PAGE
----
It was led to tensions after Muslims started to claim the site.[12] From the end of 19th century the site was claimed to be occupied by the Muslim people and said to be maintained as a Sufi shrine named Daftar Jailani rock cave mosque by Muslims. According to the alleged local Muslim's believes a Sufi saint called Sheikh Muhiyadeen Abdul Qadir Jilani (d. 1166 CE, buried in Baghdad) have stayed in this place for 12 years after paying his respects to Adam's Peak.[13][7] However the shrine itself preserves no physical trace of the saint[14], an inscription written in Arabic language has been said to be found in the site which has not yet accepted to be historical by the authorities.[15] According to a self-published book by the late chief trustee of Jailani, M.L.M. Aboosally, this inscription is belonged to 907 CE, a date more than two centuries prior to the saint’s lifetime.[16]

In 2013 after the Mosque attempted to expand into the caves and began covering up inscriptions with cement and destroying others with concentrated acid the archeological department intervened and demolished most of the illegal constructions but the mosque remains. [17]


  1. ^ "Kuragala recognised the oldest archaeological site in Intermediate Zone". The Island (Sri Lanka). Upali Newspapers. 20 May 2014. Retrieved 24 September 2017.
  2. ^ "PM promises to conserve Kuragala site without allowing it to become communal issue". The Island (Sri Lanka). Upali Newspapers. 22 October 2015. Retrieved 24 September 2017.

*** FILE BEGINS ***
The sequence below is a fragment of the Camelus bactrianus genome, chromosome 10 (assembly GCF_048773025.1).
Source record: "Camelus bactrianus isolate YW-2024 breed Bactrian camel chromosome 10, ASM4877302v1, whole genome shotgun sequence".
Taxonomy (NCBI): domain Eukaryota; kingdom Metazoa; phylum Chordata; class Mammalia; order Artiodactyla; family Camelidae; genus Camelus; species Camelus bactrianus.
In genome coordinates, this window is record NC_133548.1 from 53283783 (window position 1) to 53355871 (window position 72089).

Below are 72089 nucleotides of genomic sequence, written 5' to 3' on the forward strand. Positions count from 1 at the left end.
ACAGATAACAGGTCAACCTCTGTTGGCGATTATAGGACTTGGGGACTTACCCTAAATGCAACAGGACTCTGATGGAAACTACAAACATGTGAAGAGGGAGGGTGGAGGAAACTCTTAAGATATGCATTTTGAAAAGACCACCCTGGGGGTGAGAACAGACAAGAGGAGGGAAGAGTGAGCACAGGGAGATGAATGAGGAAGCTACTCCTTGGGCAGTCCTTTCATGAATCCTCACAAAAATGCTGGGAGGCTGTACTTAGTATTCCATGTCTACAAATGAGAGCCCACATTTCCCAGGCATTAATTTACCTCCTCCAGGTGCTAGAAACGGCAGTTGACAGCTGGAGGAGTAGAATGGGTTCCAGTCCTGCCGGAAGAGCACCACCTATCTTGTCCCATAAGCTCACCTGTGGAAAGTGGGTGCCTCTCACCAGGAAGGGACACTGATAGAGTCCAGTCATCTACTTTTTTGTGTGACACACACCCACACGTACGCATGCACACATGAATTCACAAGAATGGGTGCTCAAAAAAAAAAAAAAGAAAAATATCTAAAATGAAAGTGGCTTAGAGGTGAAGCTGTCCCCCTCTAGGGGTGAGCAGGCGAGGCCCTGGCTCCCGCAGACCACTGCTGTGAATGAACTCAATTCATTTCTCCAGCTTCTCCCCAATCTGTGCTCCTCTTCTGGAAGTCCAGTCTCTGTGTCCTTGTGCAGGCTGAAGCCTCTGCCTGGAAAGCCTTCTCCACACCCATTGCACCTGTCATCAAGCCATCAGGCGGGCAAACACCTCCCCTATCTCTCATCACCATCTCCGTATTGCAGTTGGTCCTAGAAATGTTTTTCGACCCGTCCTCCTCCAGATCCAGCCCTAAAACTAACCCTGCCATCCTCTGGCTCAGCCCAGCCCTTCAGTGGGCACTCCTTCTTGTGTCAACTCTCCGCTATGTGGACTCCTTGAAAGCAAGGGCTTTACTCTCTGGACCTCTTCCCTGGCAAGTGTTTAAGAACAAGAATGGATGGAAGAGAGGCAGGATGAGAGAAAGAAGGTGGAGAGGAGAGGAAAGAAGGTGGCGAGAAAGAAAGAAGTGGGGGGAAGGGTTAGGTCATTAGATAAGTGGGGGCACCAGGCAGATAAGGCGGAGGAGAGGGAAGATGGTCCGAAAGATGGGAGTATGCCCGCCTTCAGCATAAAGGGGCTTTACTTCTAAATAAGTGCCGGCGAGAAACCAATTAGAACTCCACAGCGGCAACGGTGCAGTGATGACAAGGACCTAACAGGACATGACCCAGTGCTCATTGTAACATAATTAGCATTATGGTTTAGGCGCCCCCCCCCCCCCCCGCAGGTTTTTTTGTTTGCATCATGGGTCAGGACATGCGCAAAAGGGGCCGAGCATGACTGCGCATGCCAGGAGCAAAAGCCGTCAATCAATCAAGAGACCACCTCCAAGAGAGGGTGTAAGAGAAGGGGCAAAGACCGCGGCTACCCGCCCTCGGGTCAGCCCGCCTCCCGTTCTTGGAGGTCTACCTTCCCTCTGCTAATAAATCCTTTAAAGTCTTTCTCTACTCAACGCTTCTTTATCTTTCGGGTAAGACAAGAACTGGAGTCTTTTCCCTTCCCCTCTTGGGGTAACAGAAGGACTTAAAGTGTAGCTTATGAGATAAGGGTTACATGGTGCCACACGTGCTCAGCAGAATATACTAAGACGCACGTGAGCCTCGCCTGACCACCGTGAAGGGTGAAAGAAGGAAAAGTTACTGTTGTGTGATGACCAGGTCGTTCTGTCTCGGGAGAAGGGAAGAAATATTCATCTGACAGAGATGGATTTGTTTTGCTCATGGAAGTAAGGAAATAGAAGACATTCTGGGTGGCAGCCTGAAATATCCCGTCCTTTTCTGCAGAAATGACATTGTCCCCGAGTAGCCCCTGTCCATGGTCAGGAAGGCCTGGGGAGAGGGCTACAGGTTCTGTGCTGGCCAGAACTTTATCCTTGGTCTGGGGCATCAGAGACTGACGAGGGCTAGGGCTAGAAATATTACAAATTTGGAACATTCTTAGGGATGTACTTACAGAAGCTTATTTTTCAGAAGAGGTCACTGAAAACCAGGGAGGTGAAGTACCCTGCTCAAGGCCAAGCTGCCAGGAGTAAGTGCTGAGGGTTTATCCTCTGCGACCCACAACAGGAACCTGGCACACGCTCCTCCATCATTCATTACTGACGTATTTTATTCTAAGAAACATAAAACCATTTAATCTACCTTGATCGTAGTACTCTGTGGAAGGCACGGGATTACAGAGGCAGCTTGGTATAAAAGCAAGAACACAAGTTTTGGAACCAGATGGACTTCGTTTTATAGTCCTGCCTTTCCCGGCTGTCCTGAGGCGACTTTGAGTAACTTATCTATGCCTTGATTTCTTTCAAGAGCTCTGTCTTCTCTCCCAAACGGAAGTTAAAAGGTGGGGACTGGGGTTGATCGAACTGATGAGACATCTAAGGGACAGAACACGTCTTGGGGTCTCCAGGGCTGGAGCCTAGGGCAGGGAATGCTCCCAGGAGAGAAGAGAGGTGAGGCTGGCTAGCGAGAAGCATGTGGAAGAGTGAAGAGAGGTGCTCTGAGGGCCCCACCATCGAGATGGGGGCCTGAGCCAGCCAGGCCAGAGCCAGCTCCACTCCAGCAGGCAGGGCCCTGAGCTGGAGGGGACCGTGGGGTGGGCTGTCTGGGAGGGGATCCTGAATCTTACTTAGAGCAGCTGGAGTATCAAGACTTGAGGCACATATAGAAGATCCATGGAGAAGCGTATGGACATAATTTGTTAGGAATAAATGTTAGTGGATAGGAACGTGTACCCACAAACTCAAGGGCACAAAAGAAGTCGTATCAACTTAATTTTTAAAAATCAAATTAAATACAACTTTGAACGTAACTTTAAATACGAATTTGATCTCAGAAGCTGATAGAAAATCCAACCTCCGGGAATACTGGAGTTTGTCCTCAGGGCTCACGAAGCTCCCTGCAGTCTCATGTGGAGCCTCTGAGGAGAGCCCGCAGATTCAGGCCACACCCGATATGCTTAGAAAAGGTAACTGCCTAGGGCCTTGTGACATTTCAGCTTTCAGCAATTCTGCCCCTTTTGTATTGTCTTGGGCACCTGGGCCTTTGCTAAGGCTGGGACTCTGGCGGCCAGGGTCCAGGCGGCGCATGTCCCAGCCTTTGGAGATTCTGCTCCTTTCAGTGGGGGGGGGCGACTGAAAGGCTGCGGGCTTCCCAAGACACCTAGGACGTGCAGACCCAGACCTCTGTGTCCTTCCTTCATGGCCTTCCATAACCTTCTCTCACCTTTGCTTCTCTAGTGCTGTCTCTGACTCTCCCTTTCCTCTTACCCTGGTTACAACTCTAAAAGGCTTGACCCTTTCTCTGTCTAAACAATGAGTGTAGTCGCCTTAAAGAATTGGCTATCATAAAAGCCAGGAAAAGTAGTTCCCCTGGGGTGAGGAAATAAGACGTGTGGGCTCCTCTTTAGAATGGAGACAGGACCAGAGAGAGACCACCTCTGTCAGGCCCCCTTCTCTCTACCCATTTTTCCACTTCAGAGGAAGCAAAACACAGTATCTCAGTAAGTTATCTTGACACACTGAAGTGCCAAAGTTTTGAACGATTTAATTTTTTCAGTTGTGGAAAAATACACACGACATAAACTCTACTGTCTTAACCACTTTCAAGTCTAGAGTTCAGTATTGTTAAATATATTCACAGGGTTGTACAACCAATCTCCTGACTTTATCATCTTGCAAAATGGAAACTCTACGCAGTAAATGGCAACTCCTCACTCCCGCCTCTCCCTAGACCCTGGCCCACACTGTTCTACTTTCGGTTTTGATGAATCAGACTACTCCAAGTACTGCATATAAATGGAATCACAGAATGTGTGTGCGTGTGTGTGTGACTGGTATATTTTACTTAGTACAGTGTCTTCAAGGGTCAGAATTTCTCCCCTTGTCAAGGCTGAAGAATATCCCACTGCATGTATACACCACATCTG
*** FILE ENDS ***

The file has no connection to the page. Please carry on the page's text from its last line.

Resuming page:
3. ^ a b c "'Don't create religious issues based on Kuragala' - DG of Archaeology". The Official Government News Portal of Sri Lanka. Retrieved 24 September 2017.
  4. ^ "Govt. to conduct archaeological fact-finding mission in Kuragala". Daily FT. Wijeya Newspapers. 23 October 2015. Retrieved 24 September 2017.
  5. ^ "Startling new evidence on pre-historic man found in Kuragala (Video)". News First. 10 April 2014. Retrieved 24 September 2017.
  6. ^ JRASCB XXXII:167; ASCAR 1961-62:82; Paranavitana 1970:774-776
  7. ^ a b "Kuragala Controversy Deepens". The Sunday Leader. Leader Publications. 31 May 2015. Retrieved 24 September 2017.
  8. ^ "What Paranavitana said to McGilvray: 'Do your homework son'". The Nation (Sri Lanka). Rivira Media Corporation (Pvt) Ltd. 4 August 2013. Retrieved 24 September 2017.
  9. ^ McGilvray, Dennis B. (2016). Islam, Sufism and Everyday Politics of Belonging in South Asia (edited by Deepra Dandekar and Torsten Tschacher). Taylor & Francis. p. 67. ISBN 9781317435969. However, research by Sri Lankan archaeologists and epigraphers establishes that such inscribed caveshelters were intended by their donors as religious gifts to support the monkhood in Sri Lanka, providing shelter during the annual rainy season (vassa) retreat as prescribed in Theravada Buddhist tradition (Paranavitana 1970; Dias 2001: 14–18)
  10. ^ ""I had no intention of resolving any conflict at Kuragala" Prof. Raj Somadeva says". The Nation (Sri Lanka). Rivira Media Corporation (Pvt) Ltd. 6 June 2015. Retrieved 25 September 2017.
  11. ^ Ahmad, Reifeld 2004, p. 287.
  12. ^ "LankaWeb – ICC: Destroying shrines is a war crime – Sinhala Buddhists must showcase the war crimes committed by LTTE-TNA & Muslim fundamentalists". Retrieved 2018-04-05.
  13. ^ "Kuragala: Buddhist Sacred Site Or Sufi Shrine? | The Sunday Leader". www.thesundayleader.lk. Retrieved 2018-04-05.
  14. ^ McGilvray, Dennis B. (2016). Islam, Sufism and Everyday Politics of Belonging in South Asia (edited by Deepra Dandekar and Torsten Tschacher). Taylor & Francis. p. 63. ISBN 9781317435969. The shrine itself preserves no physical trace of the saint; it is instead a hermitage site where his annual kandoori death anniversary festival (Tamil, kantūri, equivalent of ‘urs) is celebrated
  15. ^ "LankaWeb – Kuragala Buddhist Heritage and Archaeological Sites Must be Reinstated". Retrieved 2018-04-05.
  16. ^ Aboosally, M.L.M. (2002). Dafther Jailany: A Brief Account of the Dafther Jailany Rock Cave Mosque in Balangoda, Sri Lanka. Self published. p. 60-1. ISBN 9789559780106.
  17. ^ "https://amazinglanka.com/wp/kuragala/". Retrieved 2019-08-15. External link in |title= (help)

External links[edit]